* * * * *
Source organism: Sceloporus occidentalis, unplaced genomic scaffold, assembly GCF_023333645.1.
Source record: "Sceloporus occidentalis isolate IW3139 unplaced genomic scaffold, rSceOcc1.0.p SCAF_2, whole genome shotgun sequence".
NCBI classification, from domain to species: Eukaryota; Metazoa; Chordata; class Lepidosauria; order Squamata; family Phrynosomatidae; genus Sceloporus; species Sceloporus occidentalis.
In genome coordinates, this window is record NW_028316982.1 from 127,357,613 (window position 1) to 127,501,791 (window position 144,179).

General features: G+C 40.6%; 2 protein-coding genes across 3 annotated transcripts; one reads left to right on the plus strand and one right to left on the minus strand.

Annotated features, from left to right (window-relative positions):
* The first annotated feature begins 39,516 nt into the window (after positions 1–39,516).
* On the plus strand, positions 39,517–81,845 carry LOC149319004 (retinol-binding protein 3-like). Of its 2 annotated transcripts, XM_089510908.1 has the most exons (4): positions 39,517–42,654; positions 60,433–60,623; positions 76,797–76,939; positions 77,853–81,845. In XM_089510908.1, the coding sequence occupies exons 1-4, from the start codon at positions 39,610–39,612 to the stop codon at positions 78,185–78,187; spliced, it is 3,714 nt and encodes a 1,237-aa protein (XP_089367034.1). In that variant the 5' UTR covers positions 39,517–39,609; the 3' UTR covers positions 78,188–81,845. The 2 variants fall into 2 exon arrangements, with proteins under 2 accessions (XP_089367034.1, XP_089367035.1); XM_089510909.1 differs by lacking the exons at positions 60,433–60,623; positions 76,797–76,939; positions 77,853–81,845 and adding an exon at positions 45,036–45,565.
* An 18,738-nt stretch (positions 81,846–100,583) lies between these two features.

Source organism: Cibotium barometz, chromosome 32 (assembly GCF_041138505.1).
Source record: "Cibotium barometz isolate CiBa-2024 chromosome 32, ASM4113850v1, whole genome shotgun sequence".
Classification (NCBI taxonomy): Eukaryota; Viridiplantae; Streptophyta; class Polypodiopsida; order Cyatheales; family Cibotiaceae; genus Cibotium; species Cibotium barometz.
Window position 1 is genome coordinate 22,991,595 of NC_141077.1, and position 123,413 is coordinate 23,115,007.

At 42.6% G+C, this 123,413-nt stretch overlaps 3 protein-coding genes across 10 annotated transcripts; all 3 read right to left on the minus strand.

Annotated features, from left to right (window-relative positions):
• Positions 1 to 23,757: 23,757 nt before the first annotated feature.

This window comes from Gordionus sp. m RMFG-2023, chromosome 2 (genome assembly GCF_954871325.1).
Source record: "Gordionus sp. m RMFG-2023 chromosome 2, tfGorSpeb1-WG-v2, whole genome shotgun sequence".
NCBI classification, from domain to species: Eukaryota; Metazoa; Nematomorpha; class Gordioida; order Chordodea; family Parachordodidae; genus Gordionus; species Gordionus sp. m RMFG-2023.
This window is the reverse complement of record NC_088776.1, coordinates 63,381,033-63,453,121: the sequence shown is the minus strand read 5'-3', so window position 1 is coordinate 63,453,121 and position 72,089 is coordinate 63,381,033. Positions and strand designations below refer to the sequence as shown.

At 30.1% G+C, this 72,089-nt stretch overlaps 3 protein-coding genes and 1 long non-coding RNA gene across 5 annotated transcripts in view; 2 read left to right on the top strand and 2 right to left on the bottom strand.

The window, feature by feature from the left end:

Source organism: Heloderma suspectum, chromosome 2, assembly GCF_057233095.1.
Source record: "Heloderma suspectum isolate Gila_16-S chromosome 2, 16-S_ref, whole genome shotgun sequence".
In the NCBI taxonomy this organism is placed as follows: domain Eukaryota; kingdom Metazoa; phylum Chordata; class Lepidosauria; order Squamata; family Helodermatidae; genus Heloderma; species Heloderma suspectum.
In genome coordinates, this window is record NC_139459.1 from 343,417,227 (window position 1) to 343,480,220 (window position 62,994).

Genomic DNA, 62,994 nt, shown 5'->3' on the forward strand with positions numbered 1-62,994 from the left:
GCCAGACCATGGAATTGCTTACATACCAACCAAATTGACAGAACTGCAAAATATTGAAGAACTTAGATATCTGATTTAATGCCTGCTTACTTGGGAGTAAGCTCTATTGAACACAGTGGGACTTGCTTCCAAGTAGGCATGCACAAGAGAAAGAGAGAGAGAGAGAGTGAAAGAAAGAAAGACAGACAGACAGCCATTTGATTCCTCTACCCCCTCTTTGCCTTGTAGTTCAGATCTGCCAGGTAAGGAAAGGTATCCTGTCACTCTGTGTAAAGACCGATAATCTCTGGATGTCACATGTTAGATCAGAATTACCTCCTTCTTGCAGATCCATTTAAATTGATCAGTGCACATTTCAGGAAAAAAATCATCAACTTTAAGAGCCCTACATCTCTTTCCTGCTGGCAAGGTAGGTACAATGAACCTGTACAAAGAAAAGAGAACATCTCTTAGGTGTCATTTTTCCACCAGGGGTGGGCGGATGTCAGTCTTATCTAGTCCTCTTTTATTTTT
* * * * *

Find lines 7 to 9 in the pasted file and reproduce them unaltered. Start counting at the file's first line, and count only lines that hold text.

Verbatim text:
* The first annotated feature begins 39,516 nt into the window (after positions 1–39,516).
* On the plus strand, positions 39,517–81,845 carry LOC149319004 (retinol-binding protein 3-like). Of its 2 annotated transcripts, XM_089510908.1 has the most exons (4): positions 39,517–42,654; positions 60,433–60,623; positions 76,797–76,939; positions 77,853–81,845. In XM_089510908.1, the coding sequence occupies exons 1-4, from the start codon at positions 39,610–39,612 to the stop codon at positions 78,185–78,187; spliced, it is 3,714 nt and encodes a 1,237-aa protein (XP_089367034.1). In that variant the 5' UTR covers positions 39,517–39,609; the 3' UTR covers positions 78,188–81,845. The 2 variants fall into 2 exon arrangements, with proteins under 2 accessions (XP_089367034.1, XP_089367035.1); XM_089510909.1 differs by lacking the exons at positions 60,433–60,623; positions 76,797–76,939; positions 77,853–81,845 and adding an exon at positions 45,036–45,565.
* An 18,738-nt stretch (positions 81,846–100,583) lies between these two features.